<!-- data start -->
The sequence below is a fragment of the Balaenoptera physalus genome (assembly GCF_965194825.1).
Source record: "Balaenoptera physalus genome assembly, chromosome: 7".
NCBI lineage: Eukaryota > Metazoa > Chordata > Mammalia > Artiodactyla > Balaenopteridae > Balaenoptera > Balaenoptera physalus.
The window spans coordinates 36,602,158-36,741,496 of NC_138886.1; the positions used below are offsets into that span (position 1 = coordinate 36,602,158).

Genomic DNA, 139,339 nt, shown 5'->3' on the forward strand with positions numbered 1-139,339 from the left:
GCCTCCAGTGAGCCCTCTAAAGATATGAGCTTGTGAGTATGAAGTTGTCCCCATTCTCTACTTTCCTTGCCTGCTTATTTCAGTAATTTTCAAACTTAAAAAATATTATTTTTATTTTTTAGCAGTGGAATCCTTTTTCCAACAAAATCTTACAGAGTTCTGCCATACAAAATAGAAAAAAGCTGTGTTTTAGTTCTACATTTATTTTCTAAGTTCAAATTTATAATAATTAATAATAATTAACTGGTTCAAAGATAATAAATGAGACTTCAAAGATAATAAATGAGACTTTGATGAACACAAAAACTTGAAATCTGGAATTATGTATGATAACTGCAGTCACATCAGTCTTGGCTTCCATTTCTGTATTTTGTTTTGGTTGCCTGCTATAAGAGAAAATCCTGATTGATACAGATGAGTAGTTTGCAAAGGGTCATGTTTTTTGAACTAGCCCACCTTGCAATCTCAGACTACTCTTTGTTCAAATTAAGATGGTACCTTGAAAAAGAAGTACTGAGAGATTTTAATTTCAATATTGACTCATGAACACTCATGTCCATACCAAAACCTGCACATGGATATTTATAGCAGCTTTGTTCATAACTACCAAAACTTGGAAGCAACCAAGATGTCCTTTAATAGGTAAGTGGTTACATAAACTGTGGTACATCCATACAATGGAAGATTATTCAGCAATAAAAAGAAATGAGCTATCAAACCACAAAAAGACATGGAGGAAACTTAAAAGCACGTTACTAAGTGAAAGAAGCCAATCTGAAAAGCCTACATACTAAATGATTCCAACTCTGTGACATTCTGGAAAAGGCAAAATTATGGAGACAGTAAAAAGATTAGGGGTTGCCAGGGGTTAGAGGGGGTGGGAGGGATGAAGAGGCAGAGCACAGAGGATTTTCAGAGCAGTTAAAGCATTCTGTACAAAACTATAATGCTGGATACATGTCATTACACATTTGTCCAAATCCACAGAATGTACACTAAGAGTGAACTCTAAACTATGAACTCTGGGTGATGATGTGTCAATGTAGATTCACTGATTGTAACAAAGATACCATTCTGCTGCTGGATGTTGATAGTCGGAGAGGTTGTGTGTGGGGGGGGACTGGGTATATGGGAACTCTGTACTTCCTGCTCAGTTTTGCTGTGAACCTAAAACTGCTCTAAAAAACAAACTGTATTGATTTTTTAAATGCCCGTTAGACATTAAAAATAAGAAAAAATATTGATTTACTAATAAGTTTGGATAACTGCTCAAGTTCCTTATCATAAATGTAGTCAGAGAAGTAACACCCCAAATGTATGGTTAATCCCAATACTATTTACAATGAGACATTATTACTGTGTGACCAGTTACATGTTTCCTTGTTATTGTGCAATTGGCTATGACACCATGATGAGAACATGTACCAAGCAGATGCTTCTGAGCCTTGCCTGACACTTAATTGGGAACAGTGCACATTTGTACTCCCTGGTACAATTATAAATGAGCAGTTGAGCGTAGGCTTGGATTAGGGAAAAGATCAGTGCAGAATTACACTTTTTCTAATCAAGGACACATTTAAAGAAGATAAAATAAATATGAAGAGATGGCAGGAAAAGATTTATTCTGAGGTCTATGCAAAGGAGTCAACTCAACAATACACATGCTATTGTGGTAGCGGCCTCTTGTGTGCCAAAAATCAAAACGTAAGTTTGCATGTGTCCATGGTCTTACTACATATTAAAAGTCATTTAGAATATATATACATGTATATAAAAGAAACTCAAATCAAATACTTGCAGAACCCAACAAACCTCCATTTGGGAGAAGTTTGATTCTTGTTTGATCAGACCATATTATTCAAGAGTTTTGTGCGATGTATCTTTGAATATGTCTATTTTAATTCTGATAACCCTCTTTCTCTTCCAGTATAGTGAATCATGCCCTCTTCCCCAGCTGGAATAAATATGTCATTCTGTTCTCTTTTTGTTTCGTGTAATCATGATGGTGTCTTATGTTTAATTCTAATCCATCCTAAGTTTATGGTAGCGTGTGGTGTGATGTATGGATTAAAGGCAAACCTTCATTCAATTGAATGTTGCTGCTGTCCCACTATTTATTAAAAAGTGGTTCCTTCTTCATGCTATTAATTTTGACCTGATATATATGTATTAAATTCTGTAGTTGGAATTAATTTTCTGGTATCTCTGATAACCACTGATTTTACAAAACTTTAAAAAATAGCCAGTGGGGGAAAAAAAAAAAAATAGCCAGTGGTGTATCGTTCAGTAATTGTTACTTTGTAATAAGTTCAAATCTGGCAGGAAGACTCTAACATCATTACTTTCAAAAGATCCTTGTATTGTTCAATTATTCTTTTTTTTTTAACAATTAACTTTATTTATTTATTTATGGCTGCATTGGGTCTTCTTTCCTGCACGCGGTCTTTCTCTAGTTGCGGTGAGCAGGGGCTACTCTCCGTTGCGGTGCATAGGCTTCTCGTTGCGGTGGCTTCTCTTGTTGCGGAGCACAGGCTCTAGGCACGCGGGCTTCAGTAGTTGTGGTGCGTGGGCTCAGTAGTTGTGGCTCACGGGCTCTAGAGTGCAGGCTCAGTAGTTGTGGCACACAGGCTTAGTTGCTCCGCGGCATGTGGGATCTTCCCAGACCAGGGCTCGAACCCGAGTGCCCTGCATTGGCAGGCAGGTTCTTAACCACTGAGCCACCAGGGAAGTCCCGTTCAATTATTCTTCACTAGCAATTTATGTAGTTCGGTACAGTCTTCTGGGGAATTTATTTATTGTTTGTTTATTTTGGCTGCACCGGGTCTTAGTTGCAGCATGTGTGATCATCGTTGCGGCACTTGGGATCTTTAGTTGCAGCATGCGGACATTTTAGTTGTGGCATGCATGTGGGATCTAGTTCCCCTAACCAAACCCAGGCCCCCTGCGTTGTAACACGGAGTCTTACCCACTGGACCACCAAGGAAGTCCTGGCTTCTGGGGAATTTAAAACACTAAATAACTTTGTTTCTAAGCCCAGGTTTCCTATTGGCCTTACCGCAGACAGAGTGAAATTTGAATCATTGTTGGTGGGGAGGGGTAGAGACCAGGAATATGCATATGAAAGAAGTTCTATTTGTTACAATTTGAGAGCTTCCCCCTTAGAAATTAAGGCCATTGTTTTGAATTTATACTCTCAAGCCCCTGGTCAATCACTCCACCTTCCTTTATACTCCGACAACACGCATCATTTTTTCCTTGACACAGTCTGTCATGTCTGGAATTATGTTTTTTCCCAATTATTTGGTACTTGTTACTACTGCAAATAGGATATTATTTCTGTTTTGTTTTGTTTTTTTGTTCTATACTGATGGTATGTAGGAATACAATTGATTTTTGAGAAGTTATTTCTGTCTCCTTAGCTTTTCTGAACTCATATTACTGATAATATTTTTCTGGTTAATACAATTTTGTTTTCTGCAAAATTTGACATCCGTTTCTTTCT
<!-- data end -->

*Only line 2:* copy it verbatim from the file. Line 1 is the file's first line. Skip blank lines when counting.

Source record: "Balaenoptera physalus genome assembly, chromosome: 7".